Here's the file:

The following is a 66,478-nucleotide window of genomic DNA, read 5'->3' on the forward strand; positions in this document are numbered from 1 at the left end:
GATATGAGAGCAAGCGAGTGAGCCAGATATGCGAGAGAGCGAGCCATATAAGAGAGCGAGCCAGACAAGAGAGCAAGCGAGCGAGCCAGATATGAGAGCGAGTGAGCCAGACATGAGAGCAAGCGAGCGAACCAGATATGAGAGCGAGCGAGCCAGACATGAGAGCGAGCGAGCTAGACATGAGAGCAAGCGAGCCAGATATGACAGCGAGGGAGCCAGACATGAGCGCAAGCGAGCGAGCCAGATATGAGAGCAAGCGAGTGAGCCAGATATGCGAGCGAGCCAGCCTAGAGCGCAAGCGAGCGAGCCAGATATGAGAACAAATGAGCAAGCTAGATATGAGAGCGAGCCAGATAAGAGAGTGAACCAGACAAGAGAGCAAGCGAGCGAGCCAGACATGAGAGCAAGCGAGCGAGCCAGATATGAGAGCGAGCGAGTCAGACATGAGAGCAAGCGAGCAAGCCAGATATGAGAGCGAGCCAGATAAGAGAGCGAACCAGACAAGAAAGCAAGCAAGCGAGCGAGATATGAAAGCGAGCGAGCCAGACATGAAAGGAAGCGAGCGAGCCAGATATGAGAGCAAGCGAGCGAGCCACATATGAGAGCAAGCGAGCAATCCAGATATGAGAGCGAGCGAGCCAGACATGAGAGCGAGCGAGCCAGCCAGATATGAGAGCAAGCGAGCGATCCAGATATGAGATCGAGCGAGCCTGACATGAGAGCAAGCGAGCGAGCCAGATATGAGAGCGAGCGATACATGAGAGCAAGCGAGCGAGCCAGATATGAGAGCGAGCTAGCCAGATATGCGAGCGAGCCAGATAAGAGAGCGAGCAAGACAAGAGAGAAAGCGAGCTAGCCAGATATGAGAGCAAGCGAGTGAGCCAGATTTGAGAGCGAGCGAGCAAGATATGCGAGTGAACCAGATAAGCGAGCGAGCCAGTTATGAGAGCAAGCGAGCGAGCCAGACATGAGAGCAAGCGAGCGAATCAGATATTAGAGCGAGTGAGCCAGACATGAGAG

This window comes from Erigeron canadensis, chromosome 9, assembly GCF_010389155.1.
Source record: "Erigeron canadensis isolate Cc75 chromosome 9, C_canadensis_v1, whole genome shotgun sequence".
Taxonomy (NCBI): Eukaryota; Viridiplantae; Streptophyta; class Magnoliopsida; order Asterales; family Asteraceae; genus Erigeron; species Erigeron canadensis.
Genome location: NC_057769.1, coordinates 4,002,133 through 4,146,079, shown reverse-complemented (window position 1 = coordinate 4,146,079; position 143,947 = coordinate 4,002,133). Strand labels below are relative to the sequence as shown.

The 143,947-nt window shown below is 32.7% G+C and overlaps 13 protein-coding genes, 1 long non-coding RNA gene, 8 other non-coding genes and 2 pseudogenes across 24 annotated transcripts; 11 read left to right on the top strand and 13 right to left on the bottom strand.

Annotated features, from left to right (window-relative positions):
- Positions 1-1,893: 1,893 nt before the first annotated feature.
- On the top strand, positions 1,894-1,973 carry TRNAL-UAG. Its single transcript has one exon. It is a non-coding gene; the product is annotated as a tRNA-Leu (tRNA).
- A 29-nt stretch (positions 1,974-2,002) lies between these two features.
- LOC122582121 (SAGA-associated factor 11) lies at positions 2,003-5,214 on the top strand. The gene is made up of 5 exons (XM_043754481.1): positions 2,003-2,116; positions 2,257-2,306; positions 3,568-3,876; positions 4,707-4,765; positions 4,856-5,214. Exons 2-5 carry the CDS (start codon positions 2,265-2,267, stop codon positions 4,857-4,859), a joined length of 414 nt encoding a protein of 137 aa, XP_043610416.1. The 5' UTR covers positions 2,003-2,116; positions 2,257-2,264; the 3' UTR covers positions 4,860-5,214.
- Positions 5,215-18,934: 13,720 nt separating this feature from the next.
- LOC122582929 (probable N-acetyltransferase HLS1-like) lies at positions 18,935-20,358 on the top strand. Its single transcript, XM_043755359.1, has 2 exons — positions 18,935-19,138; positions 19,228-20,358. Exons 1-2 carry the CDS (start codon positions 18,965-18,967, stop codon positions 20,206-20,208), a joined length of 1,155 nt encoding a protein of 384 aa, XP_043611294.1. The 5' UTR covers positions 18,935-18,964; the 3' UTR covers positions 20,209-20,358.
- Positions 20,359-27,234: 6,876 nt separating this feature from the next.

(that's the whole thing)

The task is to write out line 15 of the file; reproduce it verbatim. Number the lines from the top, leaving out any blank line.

- Positions 20,359-27,234: 6,876 nt separating this feature from the next.